Jaboticaba (Myrciaria cauliflora)

Jaboticaba, a native of South America, was introduced to Florida just over 100 years ago, reportedly in Brevard County. It grows very slowly and, in the shallow soils of southern Florida, rarely exceeds 15 ft. (The slow growth rate also makes Jaboticaba popular as a bonsai subject.) While the tree prefers mildly acidic soils, it adapts fairly well to alkaline sites, especially when good nutrition is provided. For best fruiting, trees should be grown in full sun, and the soil at the planting site should be well-aerated and well-drained.

Although a young Jaboticaba may not begin to bloom for eight years, given appropriate moisture and fertilization it will eventually flower and fruit several times a year. The flowers are small and white, and the leathery skin of Jaboticaba fruit ripens in a range of color from purplish-maroon to almost black. The period from flowering to fruit harvest is encouragingly short––20-30 days. The fruit, which ripens to an inch or so in diameter, has a grapelike appearance, but contains just 1-4 large seeds. The gelatinous flesh is white to pink, and its flavor ranges from sweet to sub acid.  Since the fruit has a fairly short shelf life, it is usually eaten fresh, but is also used to make jams, jellies, pies, and alcoholic beverages.

Richard Lyons’ Nursery currently has all of these plants in stock.

Brachychiton acerifolius: No Shrinking Violet

Australia is known for its vast array of interesting plants. Among them are 30-plus species and natural hybrids of the genus Brachychiton. Some of those species make small trees with modest floral characteristics. But B. acerifolius is decidedly not made in that mold. Perhaps this species’ common name––Illawarra Flame Tree––provides a clue to its flowering traits. When in bloom during the dry season, its scarlet flowers have no problem attracting attention from a distance. Often this show occurs when the tree is semi-bare; its degree of deciduousness is related to the level of winter rainfall.

B. acerifolius is native along subtropical portions of Australia’s east coast from New South Wales northward into Queensland. That means, among other things, that mature specimens are normally able to tolerate temperatures down into the mid-20s. Although the species can reach significant heights in deeper soils within its native habitat, it usually tops out in the 30-35 ft. range in southern Florida.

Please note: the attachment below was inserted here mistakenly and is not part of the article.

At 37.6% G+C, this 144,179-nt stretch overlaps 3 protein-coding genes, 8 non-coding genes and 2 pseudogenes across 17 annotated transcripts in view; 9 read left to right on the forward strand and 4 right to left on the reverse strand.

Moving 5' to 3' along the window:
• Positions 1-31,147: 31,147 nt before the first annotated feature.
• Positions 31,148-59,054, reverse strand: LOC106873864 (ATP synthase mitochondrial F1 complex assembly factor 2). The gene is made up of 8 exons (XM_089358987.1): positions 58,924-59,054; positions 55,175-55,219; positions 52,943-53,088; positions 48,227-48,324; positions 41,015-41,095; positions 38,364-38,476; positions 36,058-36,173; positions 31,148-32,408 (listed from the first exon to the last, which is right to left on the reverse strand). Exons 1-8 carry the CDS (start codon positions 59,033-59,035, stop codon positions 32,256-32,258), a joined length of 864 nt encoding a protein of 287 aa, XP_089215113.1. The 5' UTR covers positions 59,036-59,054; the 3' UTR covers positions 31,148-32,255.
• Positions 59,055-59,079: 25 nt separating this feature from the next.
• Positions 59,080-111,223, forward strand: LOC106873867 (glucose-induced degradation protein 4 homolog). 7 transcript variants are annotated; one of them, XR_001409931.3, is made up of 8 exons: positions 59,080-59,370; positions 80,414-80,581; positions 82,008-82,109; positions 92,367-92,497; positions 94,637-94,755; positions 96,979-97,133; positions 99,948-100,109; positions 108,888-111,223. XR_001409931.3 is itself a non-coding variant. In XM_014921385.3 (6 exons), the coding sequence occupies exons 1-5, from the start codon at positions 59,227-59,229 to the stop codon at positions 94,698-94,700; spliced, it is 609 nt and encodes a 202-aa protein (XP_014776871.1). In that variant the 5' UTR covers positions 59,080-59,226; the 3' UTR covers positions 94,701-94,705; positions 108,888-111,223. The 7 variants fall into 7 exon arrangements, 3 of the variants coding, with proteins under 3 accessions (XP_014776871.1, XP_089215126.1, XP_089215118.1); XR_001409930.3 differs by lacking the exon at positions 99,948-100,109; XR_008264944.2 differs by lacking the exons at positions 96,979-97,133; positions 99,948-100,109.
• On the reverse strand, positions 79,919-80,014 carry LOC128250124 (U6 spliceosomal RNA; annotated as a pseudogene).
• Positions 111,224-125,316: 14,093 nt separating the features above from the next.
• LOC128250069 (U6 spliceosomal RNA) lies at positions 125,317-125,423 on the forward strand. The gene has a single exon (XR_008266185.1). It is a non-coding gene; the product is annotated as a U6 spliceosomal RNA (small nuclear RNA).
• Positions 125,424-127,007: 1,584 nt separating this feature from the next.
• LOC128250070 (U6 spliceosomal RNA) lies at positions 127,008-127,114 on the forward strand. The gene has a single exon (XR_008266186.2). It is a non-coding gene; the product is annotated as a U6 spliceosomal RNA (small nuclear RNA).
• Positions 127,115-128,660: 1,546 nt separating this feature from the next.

The Illawarra Flame Tree’s attributes are not confined to its flowering habits. It is not only reasonably fast-growing, but also long-lived. Specimens in Australia last for 50-150 years. Portions of its trunk remain green for a long time, and the bark finally turns light gray in later years. The foliage is also quite attractive. The species name, acerifolius, means maple-like, and, indeed, its leaves can be deeply-lobed like those of the beautiful temperate zone genus Acer.

B. acerifolius should be grown in full sun in soil that drains well. Good pruning practices will reap great benefits. They include making cuts every three years to guarantee a dominant leader by eliminating competing leaders. (It is only coincidence that this sounds like the description of a political dictatorship.) It is also wise to anticipate which of the lower branches might create obstacles as the tree’s stature increases. It is better to remove such branches while their diameters are still relatively small.

While this species responds well to ample moisture, once established it is drought-tolerant. To enhance blooming, use a fertilizer formulated for flowering and fruit trees, i.e., one with substantial phosphorus.

The Illawarra Flame Tree can be found at Richard Lyons’ Nursery in 15-gal. containers.